Catacombs Of Rome
Catacombs of Rome
Catacombs of Rome are ancient Jewish and Christian underground burial places near Rome, Italy.
Etruscan's used to bury their dead in underground chambers. Christians revived the practice because they did not want to cremate their dead due to their belief in bodily resurrection. Hence they began to bury their dead, first in simple graves and sometimes in burial vaults of pro-Christian patricians.
The first large-scale catacombs were excavated from the 2nd century onwards. Originally they were carved through soft rock outside the boundaries of the city, because Roman law forbade burial places within city limits. At first they were used both for burial and the memorial services and celebrations of the anniversaries of Christian martyrs (following similar Roman customs). They probably were not used for regular worship. Many modern depictions of the catacombs show them as hiding places for Christian populations during times of persecution. This is unlikely, however, since the large numbers of decaying corpses would have made the air nearly (if not completely) toxic. Additionally, the general locations of the catacombs were known to the Roman officials, making them a poor choice for a secret hiding place.
There are forty known subterranean burial chambers in Rome. They were built along Roman roads, like the Via Appia, the Via Ostiense, the Via Labicana, the Via Tiburtina, and the Via Nomentana. Names of the catacombs – like St Calixtus and St Sebastian alongside Via Appia – refer to martyrs that might be buried there.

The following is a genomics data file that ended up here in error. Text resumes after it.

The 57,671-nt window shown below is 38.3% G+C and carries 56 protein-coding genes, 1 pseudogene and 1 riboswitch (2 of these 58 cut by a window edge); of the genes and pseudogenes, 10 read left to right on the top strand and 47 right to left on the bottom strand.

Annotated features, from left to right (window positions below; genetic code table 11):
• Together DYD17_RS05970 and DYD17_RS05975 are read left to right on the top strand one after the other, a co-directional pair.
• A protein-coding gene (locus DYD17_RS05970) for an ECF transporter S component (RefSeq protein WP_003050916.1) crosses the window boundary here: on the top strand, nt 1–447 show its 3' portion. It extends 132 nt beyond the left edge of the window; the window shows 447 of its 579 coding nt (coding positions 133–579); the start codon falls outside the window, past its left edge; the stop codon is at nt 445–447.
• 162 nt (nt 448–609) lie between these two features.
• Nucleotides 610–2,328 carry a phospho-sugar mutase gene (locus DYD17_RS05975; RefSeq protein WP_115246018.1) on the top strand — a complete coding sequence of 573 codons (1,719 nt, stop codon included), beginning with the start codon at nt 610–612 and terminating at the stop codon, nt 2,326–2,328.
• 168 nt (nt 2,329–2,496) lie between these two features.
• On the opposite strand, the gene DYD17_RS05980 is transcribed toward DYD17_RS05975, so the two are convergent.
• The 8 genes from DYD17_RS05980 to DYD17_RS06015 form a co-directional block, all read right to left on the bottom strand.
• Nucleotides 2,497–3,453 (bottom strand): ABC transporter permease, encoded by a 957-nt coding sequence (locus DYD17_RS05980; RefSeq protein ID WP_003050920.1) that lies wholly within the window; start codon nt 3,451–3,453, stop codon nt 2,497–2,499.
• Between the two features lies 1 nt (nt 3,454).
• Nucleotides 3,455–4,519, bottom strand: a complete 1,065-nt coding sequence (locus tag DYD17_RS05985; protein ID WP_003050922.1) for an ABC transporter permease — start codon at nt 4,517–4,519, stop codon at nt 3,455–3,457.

Christian excavators built vast systems of galleries and passages on top of each other. They lie 7-19 meters (22-65 ft) below the surface in area of more than 2.4 km² (600 acres). Narrow steps that descend as many as four stories join the levels. Passages are about 2.5x1 meters (8x3 feet). Burial niches were carved into walls. They are 40-60 cm (16-24 in) high and 120-150 cm (47-59 in) long. Bodies were placed in chambers in stone sarcophagi in their clothes and bound in linen. Then the chamber was sealed with a slab bearing the name, age and the day of death. Fresco decorations were typically Roman. The catacomb of Saint Agnes is a small church.
In 380, Christianity became a state religion. At first many still desired to be buried in chambers alongside martyrs. However, the practice of catacomb burial declined slowly, and the dead were increasingly buried in church cemeteries. In the 6th century catacombs were used only for martyrs’ memorial services. Apparently Ostrogoths, Vandals and Lombards that sacked Rome also violated the catacombs, possibly looking for valuables. By the 10th century catacombs were practically abandoned, and holy relics were transferred to above-ground basilicas. In the intervening centuries they remained forgotten until they were accidentally rediscovered in 1578, after which Antonio Bosio spent decades exploring and researching them for his volume, Roma Sotterranea (1632).
Archeologist Giovanni Battista de Rossi (1822-1894) published the first extensive professional studies about catacombs. In 1956 and 1959 Italian authorities found more catacombs near Rome. The catacombs have become an important monument of the early Christian church.
Currently maintenance of the catacombs is in the hands of the Papacy which has invested the Salesians of Don Bosco the supervision of the Catacombs of St. Callixtus on the outskirts of Rome.
They have frequently been a topic in classical music, featuring in one of Respighi's Pini di Roma and in Mussorgsky's
St. Valentine's Catacombs in Rome
A procession in the catacomb of Callistus.
Catacombs Rome - entrance
Catacombs Rome - entrance 2
Romes Most Famous Ghost
Beatrice Cenci (1577-99)
Rome's most famous ghost is that of a young lady who belonged to one of the powerful noble families of the late Renaissance. She is said to appear on the night between September 10 and 11, along the bridge that leads to Sant'Angelo Castle.
Her story inspired paintings (G.Reni), tragedies (P.B.Shelley) and novels (A.Dumas, Stendhal).